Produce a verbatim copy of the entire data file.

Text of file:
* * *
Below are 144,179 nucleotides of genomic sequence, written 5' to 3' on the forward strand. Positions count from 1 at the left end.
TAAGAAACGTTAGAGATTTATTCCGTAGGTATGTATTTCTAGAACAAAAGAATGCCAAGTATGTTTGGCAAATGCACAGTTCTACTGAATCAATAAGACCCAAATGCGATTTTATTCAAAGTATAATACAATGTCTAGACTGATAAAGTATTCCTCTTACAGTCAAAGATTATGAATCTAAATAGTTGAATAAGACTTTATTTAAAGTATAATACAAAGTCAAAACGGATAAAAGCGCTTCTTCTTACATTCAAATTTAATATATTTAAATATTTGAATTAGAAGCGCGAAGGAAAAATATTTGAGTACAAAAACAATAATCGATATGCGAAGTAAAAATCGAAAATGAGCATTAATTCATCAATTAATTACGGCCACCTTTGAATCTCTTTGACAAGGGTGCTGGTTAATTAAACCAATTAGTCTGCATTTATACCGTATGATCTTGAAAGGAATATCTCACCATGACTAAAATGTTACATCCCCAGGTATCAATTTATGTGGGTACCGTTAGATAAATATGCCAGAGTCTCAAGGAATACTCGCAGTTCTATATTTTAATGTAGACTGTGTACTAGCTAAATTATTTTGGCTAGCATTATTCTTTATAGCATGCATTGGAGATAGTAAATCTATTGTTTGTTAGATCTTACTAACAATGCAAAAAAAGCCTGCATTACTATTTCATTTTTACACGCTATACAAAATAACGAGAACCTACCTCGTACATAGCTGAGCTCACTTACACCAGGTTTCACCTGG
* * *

Below are 144,179 nucleotides of genomic sequence, written 5' to 3' on the forward strand. Positions count from 1 at the left end.
TAAGAAACGTTAGAGATTTATTCCGTAGGTATGTATTTCTAGAACAAAAGAATGCCAAGTATGTTTGGCAAATGCACAGTTCTACTGAATCAATAAGACCCAAATGCGATTTTATTCAAAGTATAATACAATGTCTAGACTGATAAAGTATTCCTCTTACAGTCAAAGATTATGAATCTAAATAGTTGAATAAGACTTTATTTAAAGTATAATACAAAGTCAAAACGGATAAAAGCGCTTCTTCTTACATTCAAATTTAATATATTTAAATATTTGAATTAGAAGCGCGAAGGAAAAATATTTGAGTACAAAAACAATAATCGATATGCGAAGTAAAAATCGAAAATGAGCATTAATTCATCAATTAATTACGGCCACCTTTGAATCTCTTTGACAAGGGTGCTGGTTAATTAAACCAATTAGTCTGCATTTATACCGTATGATCTTGAAAGGAATATCTCACCATGACTAAAATGTTACATCCCCAGGTATCAATTTATGTGGGTACCGTTAGATAAATATGCCAGAGTCTCAAGGAATACTCGCAGTTCTATATTTTAATGTAGACTGTGTACTAGCTAAATTATTTTGGCTAGCATTATTCTTTATAGCATGCATTGGAGATAGTAAATCTATTGTTTGTTAGATCTTACTAACAATGCAAAAAAAGCCTGCATTACTATTTCATTTTTACACGCTATACAAAATAACGAGAACCTACCTCGTACATAGCTGAGCTCACTTACACCAGGTTTCACCTGG